Political Ambition and Running for the U.S. House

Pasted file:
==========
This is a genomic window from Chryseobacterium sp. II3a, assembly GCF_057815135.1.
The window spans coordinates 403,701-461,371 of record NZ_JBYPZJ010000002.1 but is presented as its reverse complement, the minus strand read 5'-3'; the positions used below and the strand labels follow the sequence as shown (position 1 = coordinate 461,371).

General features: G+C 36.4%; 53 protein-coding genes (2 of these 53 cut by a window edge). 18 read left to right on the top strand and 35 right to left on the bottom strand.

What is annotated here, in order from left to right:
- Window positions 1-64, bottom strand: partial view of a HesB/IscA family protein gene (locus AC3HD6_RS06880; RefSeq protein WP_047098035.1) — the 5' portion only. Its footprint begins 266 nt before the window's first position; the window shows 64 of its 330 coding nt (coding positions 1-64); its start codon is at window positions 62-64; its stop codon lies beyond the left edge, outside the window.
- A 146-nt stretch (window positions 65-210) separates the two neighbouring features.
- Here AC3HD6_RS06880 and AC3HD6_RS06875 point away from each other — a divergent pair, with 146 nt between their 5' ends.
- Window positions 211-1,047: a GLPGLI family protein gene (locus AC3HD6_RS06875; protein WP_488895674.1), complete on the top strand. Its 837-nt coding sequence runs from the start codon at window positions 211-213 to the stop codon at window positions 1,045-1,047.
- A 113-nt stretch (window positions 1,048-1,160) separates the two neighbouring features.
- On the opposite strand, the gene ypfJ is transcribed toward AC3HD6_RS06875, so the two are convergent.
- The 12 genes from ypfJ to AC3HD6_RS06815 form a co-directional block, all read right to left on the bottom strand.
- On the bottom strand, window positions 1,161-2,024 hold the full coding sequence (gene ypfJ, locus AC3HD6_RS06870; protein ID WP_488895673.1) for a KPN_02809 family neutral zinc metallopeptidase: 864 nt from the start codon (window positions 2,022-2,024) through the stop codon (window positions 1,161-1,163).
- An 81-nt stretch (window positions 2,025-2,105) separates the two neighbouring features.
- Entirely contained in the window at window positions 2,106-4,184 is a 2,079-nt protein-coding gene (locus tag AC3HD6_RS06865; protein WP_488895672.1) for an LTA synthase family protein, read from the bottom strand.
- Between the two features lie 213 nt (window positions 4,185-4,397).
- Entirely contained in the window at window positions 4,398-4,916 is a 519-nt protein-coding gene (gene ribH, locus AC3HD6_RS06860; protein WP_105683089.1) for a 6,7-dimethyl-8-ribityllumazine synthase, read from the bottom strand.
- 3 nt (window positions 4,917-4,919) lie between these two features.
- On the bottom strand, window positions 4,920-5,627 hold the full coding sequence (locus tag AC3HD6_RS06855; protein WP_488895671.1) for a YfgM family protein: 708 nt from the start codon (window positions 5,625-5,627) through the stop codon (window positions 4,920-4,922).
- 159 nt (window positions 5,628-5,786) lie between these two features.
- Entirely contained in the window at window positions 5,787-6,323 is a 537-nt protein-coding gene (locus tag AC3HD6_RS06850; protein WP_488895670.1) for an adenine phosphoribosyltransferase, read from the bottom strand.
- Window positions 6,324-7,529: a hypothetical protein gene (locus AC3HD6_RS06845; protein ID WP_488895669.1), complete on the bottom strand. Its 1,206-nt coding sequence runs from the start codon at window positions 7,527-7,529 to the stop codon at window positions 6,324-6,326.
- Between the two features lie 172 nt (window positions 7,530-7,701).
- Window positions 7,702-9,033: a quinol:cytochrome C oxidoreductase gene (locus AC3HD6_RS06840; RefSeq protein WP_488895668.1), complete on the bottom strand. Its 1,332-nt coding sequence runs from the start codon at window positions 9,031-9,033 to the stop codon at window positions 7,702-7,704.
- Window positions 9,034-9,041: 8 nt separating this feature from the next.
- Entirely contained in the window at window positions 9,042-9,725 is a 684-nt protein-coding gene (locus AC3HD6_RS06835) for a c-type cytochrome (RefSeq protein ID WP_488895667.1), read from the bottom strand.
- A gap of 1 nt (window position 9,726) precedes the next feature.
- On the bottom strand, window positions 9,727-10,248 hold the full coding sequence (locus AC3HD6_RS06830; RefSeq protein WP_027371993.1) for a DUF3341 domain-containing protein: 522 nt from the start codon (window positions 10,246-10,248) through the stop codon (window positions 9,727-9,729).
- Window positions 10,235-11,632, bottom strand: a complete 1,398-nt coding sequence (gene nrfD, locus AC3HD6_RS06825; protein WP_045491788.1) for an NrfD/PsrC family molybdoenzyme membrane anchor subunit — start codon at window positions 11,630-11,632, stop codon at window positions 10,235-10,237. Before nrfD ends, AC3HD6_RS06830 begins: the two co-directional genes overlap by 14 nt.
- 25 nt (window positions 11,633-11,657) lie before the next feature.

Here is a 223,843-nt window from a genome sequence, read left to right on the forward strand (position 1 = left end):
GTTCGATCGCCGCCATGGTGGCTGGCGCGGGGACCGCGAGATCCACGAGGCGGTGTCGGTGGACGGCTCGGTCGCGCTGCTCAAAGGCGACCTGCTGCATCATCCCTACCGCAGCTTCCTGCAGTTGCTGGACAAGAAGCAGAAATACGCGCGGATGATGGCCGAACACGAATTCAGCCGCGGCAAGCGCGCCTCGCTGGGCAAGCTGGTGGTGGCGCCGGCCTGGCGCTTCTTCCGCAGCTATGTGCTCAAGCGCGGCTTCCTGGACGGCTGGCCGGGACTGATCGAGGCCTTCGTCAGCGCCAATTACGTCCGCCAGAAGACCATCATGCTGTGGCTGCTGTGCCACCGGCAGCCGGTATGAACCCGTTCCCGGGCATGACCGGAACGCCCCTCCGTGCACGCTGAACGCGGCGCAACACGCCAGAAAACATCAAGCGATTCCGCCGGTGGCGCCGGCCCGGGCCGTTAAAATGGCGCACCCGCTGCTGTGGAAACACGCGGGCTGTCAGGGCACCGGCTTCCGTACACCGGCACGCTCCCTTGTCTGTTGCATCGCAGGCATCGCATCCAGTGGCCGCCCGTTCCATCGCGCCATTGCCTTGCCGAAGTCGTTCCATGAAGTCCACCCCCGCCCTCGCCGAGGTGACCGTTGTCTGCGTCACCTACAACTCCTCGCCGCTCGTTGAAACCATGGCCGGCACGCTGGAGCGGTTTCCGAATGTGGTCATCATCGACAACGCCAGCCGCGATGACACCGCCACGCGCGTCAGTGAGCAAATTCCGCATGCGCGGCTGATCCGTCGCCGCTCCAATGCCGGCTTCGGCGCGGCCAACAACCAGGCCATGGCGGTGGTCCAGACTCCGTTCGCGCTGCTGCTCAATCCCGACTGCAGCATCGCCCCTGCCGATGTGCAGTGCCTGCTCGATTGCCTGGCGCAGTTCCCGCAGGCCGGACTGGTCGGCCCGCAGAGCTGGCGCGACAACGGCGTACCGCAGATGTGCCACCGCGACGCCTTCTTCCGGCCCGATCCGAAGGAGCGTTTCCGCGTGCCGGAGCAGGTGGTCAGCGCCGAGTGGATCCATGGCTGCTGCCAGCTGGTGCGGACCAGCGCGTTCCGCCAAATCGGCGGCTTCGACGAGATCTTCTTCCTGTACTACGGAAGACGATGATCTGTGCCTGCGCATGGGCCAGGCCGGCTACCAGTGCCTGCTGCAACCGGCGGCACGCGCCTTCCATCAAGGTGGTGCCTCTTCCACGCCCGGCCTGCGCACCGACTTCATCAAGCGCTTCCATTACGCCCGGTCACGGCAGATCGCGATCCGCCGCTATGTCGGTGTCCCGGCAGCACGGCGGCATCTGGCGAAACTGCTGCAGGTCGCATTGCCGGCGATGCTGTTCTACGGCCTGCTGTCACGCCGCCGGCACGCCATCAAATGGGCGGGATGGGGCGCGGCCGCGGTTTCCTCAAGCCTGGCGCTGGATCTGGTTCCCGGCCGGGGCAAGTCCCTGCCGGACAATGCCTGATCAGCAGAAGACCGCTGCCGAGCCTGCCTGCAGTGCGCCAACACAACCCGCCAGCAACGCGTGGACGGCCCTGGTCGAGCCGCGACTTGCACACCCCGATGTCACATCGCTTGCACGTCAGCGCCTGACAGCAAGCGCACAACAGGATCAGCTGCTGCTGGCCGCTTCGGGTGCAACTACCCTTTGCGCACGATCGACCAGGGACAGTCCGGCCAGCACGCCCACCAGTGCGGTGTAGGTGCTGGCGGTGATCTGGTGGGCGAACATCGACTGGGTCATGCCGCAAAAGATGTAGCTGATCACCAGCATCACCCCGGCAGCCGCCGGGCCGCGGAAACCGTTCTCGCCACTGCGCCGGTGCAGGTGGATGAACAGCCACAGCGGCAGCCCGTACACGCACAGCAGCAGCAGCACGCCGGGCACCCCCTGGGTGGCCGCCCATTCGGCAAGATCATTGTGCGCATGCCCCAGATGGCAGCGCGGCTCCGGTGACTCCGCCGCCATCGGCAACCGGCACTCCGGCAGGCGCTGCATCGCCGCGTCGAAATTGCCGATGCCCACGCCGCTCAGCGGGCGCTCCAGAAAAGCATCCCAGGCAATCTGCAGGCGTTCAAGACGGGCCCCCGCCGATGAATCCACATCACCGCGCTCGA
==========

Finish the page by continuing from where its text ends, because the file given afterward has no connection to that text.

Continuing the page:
Elective politics draws into its arena only those who are willing to demonstrate, in a very public manner, the desire to gain political office. By virtue of being candidates, individuals make a declaration of their ambition for political power and authority. As a result, earliest quantitative studies of political ambition had very little to say about women as office seekers. This silence was largely function of numbers. Joseph Schlesinger's landmark 1966 study, Ambition and Politics, includes all elections from 1914 to 1958. The Citizen Political Ambition Study surveyed women who were accomplished in their fields; they were partners in law firms, business owners, professors, and school principals. Female students in the college-level eligibility pool were almost 20 percent less likely than their male counterparts to consider running for political office. Like their older counterparts, however, they had equally positive feelings about engaging in campaign activities like fundraising, going door-to-door, and meeting with the media.